For these and other reasons, TMA opposed the rule from the start. In December 2018, then-TMA President Doug Curran, MD, submitted a letter urging U.S. immigration officials to withdraw the proposed rule. Virtually all other major medical organizations joined TMA – along with other individuals and organizations – in pointing out that the new rule will hurt patient health and undermine physician finances.

Unfortunately, the numerous exceptions in the revised rule have made it even more confusing and spread greater fear among immigrants, says Cheasty Anderson, a senior policy associate at the Children’s Defense Fund-Texas. The best way to address that uncertainty is for physicians, social workers, nonprofits, and others who deliver health care to immigrants to educate them about what the new rule does and does not do.

“The new regulations sound scary, but they actually affect very few people,” she said. “[Physicians should tell each patient] you should definitely keep your children enrolled in the programs for which they’re eligible because that has no impact on your [citizenship] applications. We’re just going to have to say it again and again and again. People aren’t going to trust it until they’ve heard it from different sources.”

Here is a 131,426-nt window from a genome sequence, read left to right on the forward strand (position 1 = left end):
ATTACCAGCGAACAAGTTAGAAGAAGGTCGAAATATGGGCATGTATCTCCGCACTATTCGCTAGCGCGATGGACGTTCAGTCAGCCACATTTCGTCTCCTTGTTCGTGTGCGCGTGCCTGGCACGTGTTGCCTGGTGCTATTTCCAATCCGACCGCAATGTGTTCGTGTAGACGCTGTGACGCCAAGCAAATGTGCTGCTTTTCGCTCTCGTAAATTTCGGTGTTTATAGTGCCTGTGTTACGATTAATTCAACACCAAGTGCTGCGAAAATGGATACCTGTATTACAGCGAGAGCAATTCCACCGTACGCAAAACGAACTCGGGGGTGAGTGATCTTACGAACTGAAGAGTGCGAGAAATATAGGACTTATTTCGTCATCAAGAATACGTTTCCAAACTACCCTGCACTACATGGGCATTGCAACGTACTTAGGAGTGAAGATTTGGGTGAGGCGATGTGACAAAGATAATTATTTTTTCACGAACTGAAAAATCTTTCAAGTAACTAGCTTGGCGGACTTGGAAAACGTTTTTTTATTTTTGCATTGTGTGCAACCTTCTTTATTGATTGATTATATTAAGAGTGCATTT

In extremis

Not every Texas physician will feel the direct impact of the revised rule. But the repercussions are likely to be far-reaching – though maybe not immediately obvious, Dr. Williams says.

“I don’t think [many physicians] will see much of an impact except when they have to cover the emergency room and they see more people dropping in sicker and in extremis because they waited until the last minute to come in so that they didn’t end up with a big bill,” she said.

But rural physicians, especially those in areas with a high immigrant population, and physicians working in low-income areas already have seen a direct impact from the rule change and are likely to see more, Dr. Williams says.